# Technical Interview Questions

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# Archive for the ‘Bit Count’ Category

## Bit Count: Parallel Counting – MIT HAKMEM

Posted by tekpool on September 25, 2006

Q: Find the number of set bits in a given integer

Sol: Parallel Counting: MIT HAKMEM Count

HAKMEM (Hacks Memo) is a legendary collection of neat mathematical and programming hacks contributed mostly by people at MIT and some elsewhere. This source is from the MIT AI LABS and this brilliant piece of code orginally in assembly was probably conceived in the late 70’s.

``` int BitCount(unsigned int u) { unsigned int uCount; uCount = u - ((u >> 1) & 033333333333) - ((u >> 2) & 011111111111); return ((uCount + (uCount >> 3)) & 030707070707) % 63; } ```

Lets take a look at the theory behind this idea.

Take a 32bit number n;
`n = a31 * 231 + a30 * 230 +.....+ ak * 2k +....+ a1 * 2 + a0;`

Here a0 through a31 are the values of bits (0 or 1) in a 32 bit number. Since the problem at hand is to count the number of set bits in the number, simply summing up these co-efficients would yeild the solution. (`a0 + a1 +..+ a31 `).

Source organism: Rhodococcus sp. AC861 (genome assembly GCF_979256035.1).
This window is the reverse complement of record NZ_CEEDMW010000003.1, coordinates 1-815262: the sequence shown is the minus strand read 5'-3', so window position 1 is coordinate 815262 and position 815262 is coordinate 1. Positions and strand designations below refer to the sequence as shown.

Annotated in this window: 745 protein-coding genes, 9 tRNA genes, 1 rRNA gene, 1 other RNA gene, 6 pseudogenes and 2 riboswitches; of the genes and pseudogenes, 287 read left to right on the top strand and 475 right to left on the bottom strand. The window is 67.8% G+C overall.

How do we do this programmatically?

Take the original number n and store in the count variable.
`count=n; `

Shift the orignal number 1 bit to the right and subtract from the orignal.
`count = n - (n >>1);`

Now Shift the original number 2 bits to the right and subtract from count;
`count = n - (n>>1) - (n>>2);`

Keep doing this until you reach the end.
`count = n - (n>>1) - (n>>2) - ... -( n>>31);`

Let analyze and see what count holds now.
```n = a31 * 231 + a30 * 230 +.....+ ak * 2k +....+ a1 * 2 + a0; n >> 1 = a31 * 230 + a30 * 229 +.....+ ak * 2k-1 +....+ a1; n >> 2 = a31 * 229 + a30 * 228 +.....+ ak* 2k-2 +....+ a2```

``` ; .. n >> k = a31 * 2(31-k) + a30 * 2(30-k) +…..+ ak * 2k; ```

```.. n>>31 = a31; ```

You can quickly see that: (Hint: `2k - 2k-1 = 2k-1;` )
`count = n - (n>>1) - (n>>2) - ... -( n>>31) =a31+ a30 +..+a0;`
which is what we are looking for;

``` int BitCount(unsigned int u) { unsigned int uCount=u; do { u=u>>1; uCount -= u; } while(u); } ```

This certainaly is an interesting way to solve this problem. But how do you make this brilliant? Run this in constant time with constant memory!!.